The EU's Adoption of IFRS

Topics: International Financial Reporting Standards, Financial statements, European Union Pages: 6 (1953 words) Published: December 29, 2010

Student No. 09175515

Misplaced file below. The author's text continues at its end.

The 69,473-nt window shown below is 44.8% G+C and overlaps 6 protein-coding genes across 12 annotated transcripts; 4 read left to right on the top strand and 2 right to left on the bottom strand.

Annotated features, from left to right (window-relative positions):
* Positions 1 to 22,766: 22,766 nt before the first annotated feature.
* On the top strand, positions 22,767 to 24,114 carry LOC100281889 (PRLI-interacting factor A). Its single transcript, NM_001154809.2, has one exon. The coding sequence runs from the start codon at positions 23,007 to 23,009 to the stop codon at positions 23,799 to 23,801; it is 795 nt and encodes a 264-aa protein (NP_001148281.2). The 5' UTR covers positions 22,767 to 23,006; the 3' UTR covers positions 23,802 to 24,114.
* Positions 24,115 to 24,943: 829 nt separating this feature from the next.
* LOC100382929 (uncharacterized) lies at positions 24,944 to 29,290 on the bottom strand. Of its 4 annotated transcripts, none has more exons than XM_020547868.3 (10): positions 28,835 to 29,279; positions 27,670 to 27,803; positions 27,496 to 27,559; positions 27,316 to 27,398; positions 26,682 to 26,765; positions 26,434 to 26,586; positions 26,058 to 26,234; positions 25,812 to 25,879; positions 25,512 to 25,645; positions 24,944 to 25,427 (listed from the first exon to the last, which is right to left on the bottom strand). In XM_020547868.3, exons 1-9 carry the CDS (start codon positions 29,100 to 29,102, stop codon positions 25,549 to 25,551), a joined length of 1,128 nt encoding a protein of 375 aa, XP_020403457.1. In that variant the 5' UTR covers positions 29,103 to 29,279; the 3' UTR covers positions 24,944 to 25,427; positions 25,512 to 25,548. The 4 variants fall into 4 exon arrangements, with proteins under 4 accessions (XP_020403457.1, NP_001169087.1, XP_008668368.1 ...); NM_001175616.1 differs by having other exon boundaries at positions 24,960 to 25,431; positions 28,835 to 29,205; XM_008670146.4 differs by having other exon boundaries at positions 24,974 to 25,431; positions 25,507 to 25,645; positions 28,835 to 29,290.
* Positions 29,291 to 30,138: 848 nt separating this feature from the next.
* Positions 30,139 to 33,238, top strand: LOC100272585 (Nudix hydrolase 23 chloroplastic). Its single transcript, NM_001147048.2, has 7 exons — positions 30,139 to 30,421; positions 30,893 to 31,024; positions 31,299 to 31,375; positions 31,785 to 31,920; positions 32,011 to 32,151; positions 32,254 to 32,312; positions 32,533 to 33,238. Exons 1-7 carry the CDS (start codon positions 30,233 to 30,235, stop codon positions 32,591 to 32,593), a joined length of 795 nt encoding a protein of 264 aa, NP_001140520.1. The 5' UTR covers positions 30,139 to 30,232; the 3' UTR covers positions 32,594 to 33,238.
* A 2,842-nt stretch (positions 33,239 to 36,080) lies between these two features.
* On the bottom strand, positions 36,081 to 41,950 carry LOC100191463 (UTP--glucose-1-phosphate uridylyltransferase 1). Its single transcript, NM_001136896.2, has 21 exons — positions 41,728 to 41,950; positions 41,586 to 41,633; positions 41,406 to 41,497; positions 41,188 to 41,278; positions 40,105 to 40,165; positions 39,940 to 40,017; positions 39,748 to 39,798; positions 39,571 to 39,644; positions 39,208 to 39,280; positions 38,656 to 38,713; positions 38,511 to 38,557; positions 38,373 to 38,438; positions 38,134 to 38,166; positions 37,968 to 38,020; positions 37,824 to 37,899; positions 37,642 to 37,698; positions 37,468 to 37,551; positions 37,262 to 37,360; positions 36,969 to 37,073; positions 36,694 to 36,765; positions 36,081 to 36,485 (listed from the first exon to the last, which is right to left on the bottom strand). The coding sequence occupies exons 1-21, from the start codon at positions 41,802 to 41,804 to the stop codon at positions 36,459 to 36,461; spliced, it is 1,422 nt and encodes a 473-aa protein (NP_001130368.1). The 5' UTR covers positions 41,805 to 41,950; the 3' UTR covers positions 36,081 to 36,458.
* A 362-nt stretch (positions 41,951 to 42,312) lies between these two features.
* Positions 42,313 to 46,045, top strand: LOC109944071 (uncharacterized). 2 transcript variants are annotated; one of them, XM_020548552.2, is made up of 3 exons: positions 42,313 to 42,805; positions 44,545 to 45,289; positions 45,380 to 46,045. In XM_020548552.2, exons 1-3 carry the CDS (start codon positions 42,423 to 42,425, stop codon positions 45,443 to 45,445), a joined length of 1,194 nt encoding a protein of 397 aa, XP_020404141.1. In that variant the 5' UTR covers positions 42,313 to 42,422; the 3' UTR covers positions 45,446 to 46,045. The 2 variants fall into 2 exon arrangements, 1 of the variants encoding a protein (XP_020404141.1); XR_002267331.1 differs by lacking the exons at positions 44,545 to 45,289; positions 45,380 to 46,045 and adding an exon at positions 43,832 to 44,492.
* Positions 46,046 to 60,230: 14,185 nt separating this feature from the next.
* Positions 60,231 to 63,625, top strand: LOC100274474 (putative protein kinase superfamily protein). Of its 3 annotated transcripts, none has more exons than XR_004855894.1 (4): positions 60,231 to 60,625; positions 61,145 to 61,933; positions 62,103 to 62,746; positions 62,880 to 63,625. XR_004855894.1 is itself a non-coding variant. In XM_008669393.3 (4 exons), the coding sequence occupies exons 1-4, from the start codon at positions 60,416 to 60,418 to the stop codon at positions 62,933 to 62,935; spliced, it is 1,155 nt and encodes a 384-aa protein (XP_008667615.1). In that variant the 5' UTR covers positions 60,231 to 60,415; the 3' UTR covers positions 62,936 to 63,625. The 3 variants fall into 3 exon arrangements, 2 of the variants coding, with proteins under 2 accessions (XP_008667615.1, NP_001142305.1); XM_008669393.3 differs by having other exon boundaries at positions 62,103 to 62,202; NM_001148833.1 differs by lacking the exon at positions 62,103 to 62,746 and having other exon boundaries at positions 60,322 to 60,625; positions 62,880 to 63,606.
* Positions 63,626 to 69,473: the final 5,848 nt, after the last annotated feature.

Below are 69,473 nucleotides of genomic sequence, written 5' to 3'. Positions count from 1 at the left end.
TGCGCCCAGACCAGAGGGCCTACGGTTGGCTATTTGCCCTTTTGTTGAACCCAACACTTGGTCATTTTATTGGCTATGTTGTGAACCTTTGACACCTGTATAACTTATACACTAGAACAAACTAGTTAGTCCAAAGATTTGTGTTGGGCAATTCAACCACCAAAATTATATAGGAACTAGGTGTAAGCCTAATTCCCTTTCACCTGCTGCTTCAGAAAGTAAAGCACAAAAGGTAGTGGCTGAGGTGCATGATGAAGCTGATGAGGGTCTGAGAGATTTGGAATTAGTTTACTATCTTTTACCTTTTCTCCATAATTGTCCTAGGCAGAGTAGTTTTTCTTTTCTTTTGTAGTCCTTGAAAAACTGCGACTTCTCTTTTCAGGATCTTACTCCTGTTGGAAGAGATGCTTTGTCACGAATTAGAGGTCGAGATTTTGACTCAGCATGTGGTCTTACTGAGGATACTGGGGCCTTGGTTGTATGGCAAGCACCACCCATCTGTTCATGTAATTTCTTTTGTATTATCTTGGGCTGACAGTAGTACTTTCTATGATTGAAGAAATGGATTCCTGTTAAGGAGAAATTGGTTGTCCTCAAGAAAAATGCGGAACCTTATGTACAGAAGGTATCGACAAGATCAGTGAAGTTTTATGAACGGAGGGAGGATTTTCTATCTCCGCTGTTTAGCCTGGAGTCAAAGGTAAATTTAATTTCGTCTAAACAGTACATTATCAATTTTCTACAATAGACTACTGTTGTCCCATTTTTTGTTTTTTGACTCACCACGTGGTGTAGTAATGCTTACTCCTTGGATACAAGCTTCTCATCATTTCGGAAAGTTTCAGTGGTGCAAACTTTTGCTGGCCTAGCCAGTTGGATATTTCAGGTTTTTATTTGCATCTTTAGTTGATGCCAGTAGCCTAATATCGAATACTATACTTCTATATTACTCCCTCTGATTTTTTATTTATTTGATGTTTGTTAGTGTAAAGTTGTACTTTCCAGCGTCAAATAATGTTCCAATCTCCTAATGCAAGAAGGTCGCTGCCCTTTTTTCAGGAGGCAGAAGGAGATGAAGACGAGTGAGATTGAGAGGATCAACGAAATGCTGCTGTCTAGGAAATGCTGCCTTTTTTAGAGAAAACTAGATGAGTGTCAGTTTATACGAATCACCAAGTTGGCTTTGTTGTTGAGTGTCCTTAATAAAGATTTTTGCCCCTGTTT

The harmonization of accounting standards across countries has been engendered by the globalization of politics and markets. In the past 20-30 years the growth in international trade fostered by increased Foreign Direct Investment flow of capital and development of technology has led to multinational firms establishing presence across the world. This has led to these firms being listed in foreign stock exchanges; this has fuelled the desire to have common international standards that could be understood easily and followed across nations. The European Union (EU) could be said to be in the forefront in the process of harmonizing accounting practices of its member countries. The enactment of the 4th and 7th Accounting Directives (1978, 1983) by the EU and the obligatory implementation of its provisions into law by member countries demonstrate a clear attempt by the EU to create accounting practices which is transparent and comparable across member countries. The 4th Directive was aimed at harmonizing the national laws on the accounting regulations of companies. Besides aspects affecting format and valuation, main features of the 4th directive include the requirement to prepare annual accounts which provide a true and fair view (TFV) of the company’s assets, liabilities, financial position and profit or loss as well as substantial requirements on information which has to be provided by means of notes (Art. 43, Fourth Directive). The Seventh Directive on consolidated accounts determines the identification of groups, scope of groups accounts and obligation to prepare, audit and publish group financial statements as well as consolidation-related methods Germany and the United Kingdom provide examples of the two primary accounting philosophies worldwide-the Anglo-Saxon and Continental models (Mueller, Gernon, and Meek, 1991). Anglo-Saxon models historically focuses on equity holders, permitted discretion in preparation of financial statements as long as the resulting statement provides a true and fair view (TFV) of financial conditions, and decoupled tax and financial reporting. Continental model focuses on debt holders, codified reporting requirements and a strong link between financial and tax reporting (Joos and Lang 1994). Given these accounting philosophies, the implementation of the 4th and 7th Directives into national laws brought changes to the accounting practice of EU members to differing significance. Although the objective of the 4th and 7th Accounting Directive was to establish comparability and equivalence of financial statements, it failed to achieve this because of the incorporation of considerable number of options which balanced controversial aspects on formats and recognition as well as valuation which were then implemented by the different member states (Thorell and Whittington, 1994: 220). Another shortcoming of the Accounting Directives to achieve its objective was the different implementation and interpretation of the true and fair view (TFV) principle that has resulted in the possibility that financial statements may provide a TFV in the perception of one country, whereas the principle is essentially violated in another country. In September 2002, the EU by its Regulation (EC) No.1606/2002 took a major step in the harmonization of accounting practice by mandating that all companies listed in regulated markets adopt the International Financial Reporting Standards (IFRS) in preparing consolidated financial statements for year beginning on or after January 1, 2005. The International Accounting Standards Board (IASB) is a privately financed independent body whose predecessor was the International Accounting Standards Committee (IASC). The adoption of IFRS by the EU marked one of the most important developments in the effort to harmonize...
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